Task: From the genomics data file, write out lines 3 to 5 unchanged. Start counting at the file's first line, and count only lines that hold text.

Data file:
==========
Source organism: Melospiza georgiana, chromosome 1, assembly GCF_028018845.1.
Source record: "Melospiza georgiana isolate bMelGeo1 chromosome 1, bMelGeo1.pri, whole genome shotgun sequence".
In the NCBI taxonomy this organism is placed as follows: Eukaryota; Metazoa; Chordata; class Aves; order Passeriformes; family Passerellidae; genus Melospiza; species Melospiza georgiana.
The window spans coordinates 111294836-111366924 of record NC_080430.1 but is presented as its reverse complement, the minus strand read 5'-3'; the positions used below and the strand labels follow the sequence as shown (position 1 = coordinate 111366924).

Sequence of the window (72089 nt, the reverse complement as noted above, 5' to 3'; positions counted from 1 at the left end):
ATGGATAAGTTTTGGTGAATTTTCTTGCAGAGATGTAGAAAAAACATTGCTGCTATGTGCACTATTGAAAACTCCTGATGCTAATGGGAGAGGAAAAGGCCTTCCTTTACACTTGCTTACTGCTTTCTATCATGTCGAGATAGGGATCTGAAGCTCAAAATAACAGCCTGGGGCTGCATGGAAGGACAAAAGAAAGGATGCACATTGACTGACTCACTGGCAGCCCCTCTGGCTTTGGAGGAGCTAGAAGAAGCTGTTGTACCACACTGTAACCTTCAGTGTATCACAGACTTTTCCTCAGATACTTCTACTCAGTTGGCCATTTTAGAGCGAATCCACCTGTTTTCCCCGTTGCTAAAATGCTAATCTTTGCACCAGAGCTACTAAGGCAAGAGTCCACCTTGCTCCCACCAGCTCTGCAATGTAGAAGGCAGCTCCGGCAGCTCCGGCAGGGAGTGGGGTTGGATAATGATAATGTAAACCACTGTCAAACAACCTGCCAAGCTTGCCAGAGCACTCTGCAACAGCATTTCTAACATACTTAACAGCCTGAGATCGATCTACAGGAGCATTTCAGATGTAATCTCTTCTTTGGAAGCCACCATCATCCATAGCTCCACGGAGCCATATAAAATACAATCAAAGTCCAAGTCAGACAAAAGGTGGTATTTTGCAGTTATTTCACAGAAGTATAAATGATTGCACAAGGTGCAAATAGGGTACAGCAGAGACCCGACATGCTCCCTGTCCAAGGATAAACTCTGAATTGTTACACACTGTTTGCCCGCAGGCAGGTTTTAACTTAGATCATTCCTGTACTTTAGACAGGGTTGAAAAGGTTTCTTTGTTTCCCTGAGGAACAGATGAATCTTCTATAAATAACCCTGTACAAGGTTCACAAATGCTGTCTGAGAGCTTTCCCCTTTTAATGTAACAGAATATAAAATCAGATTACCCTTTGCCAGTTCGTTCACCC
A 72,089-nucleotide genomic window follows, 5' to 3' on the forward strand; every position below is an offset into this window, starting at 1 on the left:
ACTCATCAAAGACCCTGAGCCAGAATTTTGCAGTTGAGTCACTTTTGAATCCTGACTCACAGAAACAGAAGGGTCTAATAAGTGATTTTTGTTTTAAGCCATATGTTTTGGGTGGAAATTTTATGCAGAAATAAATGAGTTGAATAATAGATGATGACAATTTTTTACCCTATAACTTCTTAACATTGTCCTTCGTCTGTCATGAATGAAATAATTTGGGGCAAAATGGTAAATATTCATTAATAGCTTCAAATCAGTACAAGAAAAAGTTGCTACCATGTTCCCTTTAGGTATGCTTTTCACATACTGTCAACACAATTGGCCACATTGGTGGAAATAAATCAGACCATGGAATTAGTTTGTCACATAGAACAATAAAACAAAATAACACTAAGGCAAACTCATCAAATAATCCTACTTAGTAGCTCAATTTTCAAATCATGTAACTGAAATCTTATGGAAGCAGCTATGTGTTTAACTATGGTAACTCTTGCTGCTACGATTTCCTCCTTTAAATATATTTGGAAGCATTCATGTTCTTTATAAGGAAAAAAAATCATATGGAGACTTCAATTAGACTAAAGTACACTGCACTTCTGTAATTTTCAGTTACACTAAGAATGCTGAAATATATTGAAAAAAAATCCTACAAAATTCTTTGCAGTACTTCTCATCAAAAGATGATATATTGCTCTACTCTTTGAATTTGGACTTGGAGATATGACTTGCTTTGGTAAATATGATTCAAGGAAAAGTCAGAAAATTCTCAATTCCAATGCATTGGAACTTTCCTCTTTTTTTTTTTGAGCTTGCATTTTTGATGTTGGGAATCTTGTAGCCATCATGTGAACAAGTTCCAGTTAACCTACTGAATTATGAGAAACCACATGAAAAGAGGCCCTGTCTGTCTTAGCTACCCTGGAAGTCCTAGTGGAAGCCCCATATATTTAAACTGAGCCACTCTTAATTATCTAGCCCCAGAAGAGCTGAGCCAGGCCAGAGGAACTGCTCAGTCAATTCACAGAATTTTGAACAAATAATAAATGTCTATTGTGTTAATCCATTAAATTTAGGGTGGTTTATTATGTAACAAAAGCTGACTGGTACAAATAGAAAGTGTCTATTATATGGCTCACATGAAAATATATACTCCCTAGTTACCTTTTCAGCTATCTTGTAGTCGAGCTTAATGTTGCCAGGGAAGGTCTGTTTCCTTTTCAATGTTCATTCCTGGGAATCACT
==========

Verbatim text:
In the NCBI taxonomy this organism is placed as follows: Eukaryota; Metazoa; Chordata; class Aves; order Passeriformes; family Passerellidae; genus Melospiza; species Melospiza georgiana.
The window spans coordinates 111294836-111366924 of record NC_080430.1 but is presented as its reverse complement, the minus strand read 5'-3'; the positions used below and the strand labels follow the sequence as shown (position 1 = coordinate 111366924).

Sequence of the window (72089 nt, the reverse complement as noted above, 5' to 3'; positions counted from 1 at the left end):